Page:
To say that the tax affects only those engaged in the musical profession and musical industry for their living is wrong. The London County Council has, at the moment, more than 100 orchestras in its schools catering for 10,000 young people who are keen to learn to play instruments. These young people are participating in a social life which would otherwise be denied them. The parents simply cannot afford the instruments because of the 60 per cent. tax, and it is the London County Council which is providing the instruments and loaning them to the children. Since 1945 the London County Council has spent £75,000 on musical instruments, and it should be borne in mind that a large proportion of that represents tax.
The point I want to emphasise is that 95 per cent. of those children will remain amateur musicians throughout their lives, and only a small number will join the musical profession. We cannot have cream without milk. These young people are encouraged to join evening institutes where they participate in social life which would otherwise be denied them, but they have to leave their instruments at school. If the enthusiasm of the children is diminished or killed, one wonders where in future we shall find recruits to join the ranks of professional musicians.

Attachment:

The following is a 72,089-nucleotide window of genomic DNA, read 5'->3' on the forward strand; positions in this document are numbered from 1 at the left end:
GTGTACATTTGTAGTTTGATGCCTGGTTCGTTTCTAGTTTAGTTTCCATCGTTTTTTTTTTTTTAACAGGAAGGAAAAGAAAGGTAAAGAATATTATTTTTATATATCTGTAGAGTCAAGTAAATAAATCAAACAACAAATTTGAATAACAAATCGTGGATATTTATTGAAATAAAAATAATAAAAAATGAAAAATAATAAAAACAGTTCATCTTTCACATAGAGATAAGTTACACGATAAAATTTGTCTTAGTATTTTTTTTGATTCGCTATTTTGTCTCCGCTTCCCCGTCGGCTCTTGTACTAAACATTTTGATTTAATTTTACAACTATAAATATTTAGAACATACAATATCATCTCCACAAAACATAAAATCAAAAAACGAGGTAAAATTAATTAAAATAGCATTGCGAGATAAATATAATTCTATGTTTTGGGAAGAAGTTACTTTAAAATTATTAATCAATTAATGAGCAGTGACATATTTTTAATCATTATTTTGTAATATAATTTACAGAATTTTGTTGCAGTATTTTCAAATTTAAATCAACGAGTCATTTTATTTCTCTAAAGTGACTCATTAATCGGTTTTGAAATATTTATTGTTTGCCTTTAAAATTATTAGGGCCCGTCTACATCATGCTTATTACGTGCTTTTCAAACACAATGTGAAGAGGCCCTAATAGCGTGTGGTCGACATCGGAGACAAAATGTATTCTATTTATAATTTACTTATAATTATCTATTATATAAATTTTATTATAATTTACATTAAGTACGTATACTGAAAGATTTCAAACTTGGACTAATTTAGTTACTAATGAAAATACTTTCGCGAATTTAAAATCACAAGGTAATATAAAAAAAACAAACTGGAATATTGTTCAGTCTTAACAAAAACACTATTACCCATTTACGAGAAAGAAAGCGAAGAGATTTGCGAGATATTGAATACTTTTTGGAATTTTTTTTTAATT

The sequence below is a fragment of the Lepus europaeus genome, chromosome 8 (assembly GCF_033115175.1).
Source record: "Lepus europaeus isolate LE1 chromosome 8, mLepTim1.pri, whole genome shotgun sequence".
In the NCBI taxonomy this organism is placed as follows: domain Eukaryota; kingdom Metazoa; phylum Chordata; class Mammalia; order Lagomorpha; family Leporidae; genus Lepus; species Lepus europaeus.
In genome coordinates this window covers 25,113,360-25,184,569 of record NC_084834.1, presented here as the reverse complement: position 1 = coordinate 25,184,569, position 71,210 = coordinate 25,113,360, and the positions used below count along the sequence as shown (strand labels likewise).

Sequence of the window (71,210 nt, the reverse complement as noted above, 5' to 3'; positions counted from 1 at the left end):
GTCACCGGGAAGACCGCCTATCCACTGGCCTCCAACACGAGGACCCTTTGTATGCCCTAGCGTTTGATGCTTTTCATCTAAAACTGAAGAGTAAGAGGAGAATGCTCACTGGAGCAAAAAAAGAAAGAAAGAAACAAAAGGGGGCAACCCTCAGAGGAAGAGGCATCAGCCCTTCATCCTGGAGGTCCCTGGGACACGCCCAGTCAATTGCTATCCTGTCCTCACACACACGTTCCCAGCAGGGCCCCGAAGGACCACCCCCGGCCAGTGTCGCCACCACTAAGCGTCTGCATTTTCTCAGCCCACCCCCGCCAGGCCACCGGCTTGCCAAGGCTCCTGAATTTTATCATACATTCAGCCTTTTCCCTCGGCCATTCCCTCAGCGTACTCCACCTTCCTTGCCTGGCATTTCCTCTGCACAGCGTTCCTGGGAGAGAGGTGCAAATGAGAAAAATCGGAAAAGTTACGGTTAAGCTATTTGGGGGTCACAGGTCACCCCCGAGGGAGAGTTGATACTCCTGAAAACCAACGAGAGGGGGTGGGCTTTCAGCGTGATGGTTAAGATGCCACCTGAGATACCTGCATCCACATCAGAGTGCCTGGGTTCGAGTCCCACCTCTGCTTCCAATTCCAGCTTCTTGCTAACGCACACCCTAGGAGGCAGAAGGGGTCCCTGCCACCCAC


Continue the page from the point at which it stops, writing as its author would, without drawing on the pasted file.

I ask the Economic Secretary to bear in mind the fact that the 60 per cent. rate of tax applies to certain articles which have a much greater and broader value to the community than many others. In the case of musical instruments, we should encourage young people to develop their talents, for in the years to come the country will need the talents and culture that they possess.
On a point of order, Sir Norman. I am a little confused about the scope of the debate. Some of us have been kept rather strictly confined in our remarks. I certainly was. I was under the impression that the proposed new Clause dealing with musical instruments had not been called, and I am a little puzzled to determine whether references to musical instruments are in order.